Md. ACLU appoints executive director Goering succeeds Comstock-Gay

she will 'continue vision'

July 12, 1996|By John Rivera | John Rivera,SUN STAFF

The American Civil Liberties Union of Maryland board of directors found its new executive director within its own ranks yesterday, appointing legal director Susan Goering to the post.

Goering will succeed Stuart Comstock-Gay, who will leave to pursue a master's degree in public administration at Harvard University.

"We conducted a national search. We found the best person in our own back yard," said Ellen A. Callegary, ACLU president. "We're delighted that she's willing to add the day-to-day management of the office and take on the vision for the next century for civil liberties in the state of Maryland. She'll be setting the agenda along with our board."

In choosing Goering, who has served as legal director since January 1987, the ACLU board ensures that the civil rights organization will continue on its present course.

She worked closely with Comstock-Gay in the high profile cases the ACLU has pursued in recent years, including its lawsuit against the state of Maryland over inadequate funding of Baltimore public schools and another suit that prodded the federal Department of Housing and Urban Development into DTC agreeing to relocate 1,300 residents of the city's high-rise public housing into mostly white suburbs.

Although Comstock-Gay has been praised for reviving the once-flagging Maryland ACLU during his tenure, he said much of that success was due to Goering's work.

"Susan and I have worked as a team for the last nine years," Comstock-Gay said. "She deserves much of the credit for the growth of the organization. I'm pleased the board was able to convince her to apply for the job."

Goering said that she was eager to "continue the vision" of the Maryland ACLU. "I think the organization is in very good health right now. I don't expect any dramatic philosophical changes."

Having worked for years as a litigator, she said she is looking forward to engaging in other aspects of the ACLU's work, such as public education and other forms of civil rights advocacy.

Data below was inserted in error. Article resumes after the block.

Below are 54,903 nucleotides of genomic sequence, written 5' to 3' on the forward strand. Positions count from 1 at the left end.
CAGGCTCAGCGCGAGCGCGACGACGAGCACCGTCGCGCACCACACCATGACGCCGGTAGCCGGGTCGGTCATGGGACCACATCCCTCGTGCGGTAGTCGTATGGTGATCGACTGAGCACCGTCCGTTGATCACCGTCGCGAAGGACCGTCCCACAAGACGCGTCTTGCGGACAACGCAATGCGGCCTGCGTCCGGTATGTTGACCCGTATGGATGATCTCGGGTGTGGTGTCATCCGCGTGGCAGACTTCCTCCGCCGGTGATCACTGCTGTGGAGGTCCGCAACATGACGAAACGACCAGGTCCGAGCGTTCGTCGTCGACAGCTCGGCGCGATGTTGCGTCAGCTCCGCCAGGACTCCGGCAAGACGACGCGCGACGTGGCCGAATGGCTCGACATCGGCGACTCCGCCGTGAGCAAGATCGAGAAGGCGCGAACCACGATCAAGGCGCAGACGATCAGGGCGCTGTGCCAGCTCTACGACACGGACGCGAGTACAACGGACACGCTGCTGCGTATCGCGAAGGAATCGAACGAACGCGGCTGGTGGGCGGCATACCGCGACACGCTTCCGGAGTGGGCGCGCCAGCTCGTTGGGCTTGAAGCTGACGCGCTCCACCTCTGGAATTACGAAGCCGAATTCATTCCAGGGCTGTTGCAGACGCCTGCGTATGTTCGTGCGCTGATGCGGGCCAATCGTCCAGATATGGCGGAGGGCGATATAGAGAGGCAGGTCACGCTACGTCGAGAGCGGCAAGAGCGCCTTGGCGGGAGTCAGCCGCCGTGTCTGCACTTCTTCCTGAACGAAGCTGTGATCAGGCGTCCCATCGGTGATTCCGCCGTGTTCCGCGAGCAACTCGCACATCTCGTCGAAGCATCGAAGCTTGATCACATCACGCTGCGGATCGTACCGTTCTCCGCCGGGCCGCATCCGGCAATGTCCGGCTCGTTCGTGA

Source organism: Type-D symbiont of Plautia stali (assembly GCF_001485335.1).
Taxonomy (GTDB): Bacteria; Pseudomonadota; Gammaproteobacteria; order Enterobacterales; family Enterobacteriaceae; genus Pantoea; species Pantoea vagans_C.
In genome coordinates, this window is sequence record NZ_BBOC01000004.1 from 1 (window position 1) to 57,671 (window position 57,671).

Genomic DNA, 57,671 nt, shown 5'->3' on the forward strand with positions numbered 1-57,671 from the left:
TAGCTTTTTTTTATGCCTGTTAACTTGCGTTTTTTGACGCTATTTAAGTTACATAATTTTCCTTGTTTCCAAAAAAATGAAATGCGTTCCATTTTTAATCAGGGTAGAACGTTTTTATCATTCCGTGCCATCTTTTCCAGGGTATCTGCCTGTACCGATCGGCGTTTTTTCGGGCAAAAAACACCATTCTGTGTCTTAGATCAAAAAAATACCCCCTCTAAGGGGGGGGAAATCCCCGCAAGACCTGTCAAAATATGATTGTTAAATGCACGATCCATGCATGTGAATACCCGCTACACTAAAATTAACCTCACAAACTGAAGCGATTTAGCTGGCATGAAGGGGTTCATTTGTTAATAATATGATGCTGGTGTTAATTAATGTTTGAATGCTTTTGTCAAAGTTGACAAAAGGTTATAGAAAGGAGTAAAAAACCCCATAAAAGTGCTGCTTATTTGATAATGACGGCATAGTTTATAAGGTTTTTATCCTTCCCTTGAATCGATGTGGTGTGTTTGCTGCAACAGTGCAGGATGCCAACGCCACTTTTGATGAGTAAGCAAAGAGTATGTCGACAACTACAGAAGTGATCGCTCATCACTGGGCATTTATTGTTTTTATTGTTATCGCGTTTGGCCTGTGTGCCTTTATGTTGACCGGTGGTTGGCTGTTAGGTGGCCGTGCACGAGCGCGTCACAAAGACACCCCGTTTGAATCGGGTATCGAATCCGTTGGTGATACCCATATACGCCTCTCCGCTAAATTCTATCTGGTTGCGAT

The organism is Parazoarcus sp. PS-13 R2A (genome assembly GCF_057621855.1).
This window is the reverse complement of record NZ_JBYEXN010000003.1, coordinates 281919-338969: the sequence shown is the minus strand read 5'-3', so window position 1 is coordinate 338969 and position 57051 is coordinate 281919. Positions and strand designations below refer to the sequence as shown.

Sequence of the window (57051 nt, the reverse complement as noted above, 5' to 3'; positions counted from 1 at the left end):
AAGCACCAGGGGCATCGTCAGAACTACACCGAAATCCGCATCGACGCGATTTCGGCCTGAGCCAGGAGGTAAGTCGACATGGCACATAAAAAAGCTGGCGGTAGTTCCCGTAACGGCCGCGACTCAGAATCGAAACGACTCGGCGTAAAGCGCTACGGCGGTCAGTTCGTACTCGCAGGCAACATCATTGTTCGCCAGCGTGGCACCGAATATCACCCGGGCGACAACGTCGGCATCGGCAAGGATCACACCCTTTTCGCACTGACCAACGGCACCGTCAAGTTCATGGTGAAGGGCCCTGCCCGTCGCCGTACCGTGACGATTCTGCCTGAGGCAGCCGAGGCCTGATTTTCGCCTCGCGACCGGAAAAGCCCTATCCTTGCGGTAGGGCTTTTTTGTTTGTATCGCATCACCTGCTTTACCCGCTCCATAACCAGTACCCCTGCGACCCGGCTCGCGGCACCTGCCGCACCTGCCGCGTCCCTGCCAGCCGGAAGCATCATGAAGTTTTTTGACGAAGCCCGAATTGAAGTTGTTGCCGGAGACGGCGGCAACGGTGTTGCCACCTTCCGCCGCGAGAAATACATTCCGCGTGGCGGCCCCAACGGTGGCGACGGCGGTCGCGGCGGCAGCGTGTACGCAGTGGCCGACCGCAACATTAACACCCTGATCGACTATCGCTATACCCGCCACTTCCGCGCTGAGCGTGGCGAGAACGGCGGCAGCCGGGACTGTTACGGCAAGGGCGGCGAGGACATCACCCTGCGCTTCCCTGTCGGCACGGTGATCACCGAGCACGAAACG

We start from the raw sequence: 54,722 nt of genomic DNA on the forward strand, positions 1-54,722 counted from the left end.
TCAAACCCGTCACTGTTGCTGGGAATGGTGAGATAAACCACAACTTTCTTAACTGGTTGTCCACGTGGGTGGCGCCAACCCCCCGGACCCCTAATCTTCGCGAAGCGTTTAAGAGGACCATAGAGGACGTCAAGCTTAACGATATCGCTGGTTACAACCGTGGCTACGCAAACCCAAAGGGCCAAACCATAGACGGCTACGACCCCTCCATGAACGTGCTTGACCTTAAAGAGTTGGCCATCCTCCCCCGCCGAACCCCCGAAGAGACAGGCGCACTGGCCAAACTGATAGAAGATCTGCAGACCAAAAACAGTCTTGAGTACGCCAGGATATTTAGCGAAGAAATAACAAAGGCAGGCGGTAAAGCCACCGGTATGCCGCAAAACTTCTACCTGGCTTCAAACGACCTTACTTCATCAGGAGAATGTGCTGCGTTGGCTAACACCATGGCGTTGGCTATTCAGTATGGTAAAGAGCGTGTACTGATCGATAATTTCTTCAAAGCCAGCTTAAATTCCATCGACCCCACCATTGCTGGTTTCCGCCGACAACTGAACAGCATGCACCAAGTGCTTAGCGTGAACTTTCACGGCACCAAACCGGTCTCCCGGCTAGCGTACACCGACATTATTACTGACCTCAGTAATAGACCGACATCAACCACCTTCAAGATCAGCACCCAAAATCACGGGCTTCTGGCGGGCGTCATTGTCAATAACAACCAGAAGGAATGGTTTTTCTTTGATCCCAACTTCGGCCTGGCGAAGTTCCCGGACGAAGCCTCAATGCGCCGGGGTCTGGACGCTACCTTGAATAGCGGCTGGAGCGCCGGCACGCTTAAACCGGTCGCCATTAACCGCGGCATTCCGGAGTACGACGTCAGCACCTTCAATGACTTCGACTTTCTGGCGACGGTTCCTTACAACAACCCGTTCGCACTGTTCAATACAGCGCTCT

"Our first job as the ACLU is to protect the rights [of citizens], but it's also important to try to heal the wounds that the violations of those rights have caused," she said. "I think this community and the commonwealth of Maryland have a long way to go to heal those wounds."

Callegary said that Goering's salary has not been negotiated, but will be "at least comparable" to the $49,000 a year that Comstock-Gay earned.

Lawyers who have worked with the ACLU say that Goering and Comstock-Gay share a similar philosophy and style.

"Just like Stu, she's got the personality, disposition and temperament that you need to do that job," said attorney Nevett Steele Jr.

"I work in the same arena and sometimes I get a little too hot about what I'm doing," Steele said.

E. Clinton Bamberger Jr., another attorney who has come to know Goering through her work with the ACLU, said that Goering "looks at issues very carefully, in a principled way, and as a lawyer she is very careful in her work and her positions.

"In some senses, she's a conservative lawyer, in the sense that Susan isn't out to blaze new trails in the law. Susan's mission is to apply the law to contemporary situations."

Goering, 43, earned her law degree from the University of Kansas School of Law and practiced in Washington, Kansas City and Philadelphia before moving to Baltimore.

She is married to Gregg Mitchell, a fund-raiser for the Wildlife Foundation in Washington. They live in the West Baltimore community of Hunting Ridge and have a 13-month old son, Austin Wade Mitchell Goering.

Pub Date: 7/12/96

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